Confessions of a Horror Film Mogul
By Robert Marich
Oct 26, 2012-Horror filmmaker Eli Roth is a “brand” that he milks online and in other media. A creative force behind Cabin Fever and Hostel, Roth provided a fascinating tour of the horror film genre in an interview at the Variety Film Marketing Summit last week.
His big break came as director of Cabin Fever released in 2003, though that low budget film that was a hit with $21 million in domestic box office was a struggle to make. After some filming, the $1.5 million production needed another $700,000 for completion, so arresting production photos were placed on the IMDB movie in a publicity move.
“That day, we got more hits than Spider-Man,” recalled Roth. “So of course I screen-grabbed it, printed it out and showed it to (potential) investors, telling them that more people are interested in Cabin Fever than Spider-Man. We know that’s not true. But I basically used the medium and manipulated people into investing in the film.”
He convinced The Weinstein Co. to acquire his latest film Aftershock after presenting a trailer for the unfinished film, which he said showed various potential distributors how they could sell the film to audiences.
With 183,000 Twitters followers and an array of media initiatives, including a new $10 million horror house attraction in Las Vegas (Eli Roths' Goritorium), Roth is horror juggernaut and something of a “baby mogul” at the tender age of 30. He provided these insights from his vantage of being a familiar front man to the legions of horror fans:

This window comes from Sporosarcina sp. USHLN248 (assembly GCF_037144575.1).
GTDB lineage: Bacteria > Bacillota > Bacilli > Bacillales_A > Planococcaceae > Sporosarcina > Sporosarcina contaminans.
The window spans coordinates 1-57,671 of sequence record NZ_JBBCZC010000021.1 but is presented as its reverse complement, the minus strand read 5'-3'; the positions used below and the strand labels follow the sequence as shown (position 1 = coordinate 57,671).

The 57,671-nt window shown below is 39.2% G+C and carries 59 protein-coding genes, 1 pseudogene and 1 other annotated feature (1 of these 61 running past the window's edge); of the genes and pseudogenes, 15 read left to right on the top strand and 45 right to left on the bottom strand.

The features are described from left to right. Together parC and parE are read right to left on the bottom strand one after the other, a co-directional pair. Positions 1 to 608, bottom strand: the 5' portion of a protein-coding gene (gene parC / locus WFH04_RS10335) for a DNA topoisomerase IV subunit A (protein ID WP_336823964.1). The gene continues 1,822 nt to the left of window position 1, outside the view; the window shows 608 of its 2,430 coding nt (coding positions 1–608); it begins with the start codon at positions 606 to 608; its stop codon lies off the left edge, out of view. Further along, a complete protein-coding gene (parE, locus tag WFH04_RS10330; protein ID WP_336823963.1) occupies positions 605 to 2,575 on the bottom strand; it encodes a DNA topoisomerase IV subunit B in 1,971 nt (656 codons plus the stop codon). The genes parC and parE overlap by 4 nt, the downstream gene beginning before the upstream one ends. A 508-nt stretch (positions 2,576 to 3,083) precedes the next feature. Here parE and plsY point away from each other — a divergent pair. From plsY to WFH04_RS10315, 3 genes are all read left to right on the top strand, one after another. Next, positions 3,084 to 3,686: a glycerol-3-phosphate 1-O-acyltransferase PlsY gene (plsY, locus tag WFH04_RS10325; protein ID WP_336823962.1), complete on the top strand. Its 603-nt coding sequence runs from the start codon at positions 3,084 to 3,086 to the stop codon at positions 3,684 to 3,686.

• He’s dropped off Facebook. He finds that if he doesn’t “friend” fans, they become disgruntled and diss him elsewhere in cyberspace. When he did “friend” fans, some rummaged through his Facebook photos to find out who his friends were in the industry and then pursued them. He likes Twitter instead, with its one-way communications stream.
• He finds journalists rely on the personal Trivia section of IMDB in personality profiles to prep for interviews. Since users can post Trivia, he simply posted biographical info on his IMDB profile that he wants known.
• His film The Last Exorcist posted video on video chat site ChatRoulette, and got a viral buzz of reaction shots from people viewing the arresting video on webcams.
• Roth just learned about online buzz measuring service Klout, which ranks celebrities. “I didn’t know that was something I have to worry about,” he joked.
• Fame is achieved by some unlikely characters. Roth noted that a talented, chubby Korean singer crooning torch songs in English pulled over 5 million views on YouTube.
Behind-the-camera celebrity is on the rise as evidenced by the media fame of indie film maverick Quentin Tarantino. Roth was an on-screen actor in Tarantino’s Inglourious Basterds. Variety outlined how Saved by the Bell TV star and X Factor judge Mario Lopez fosters a cottage industry around his persona.
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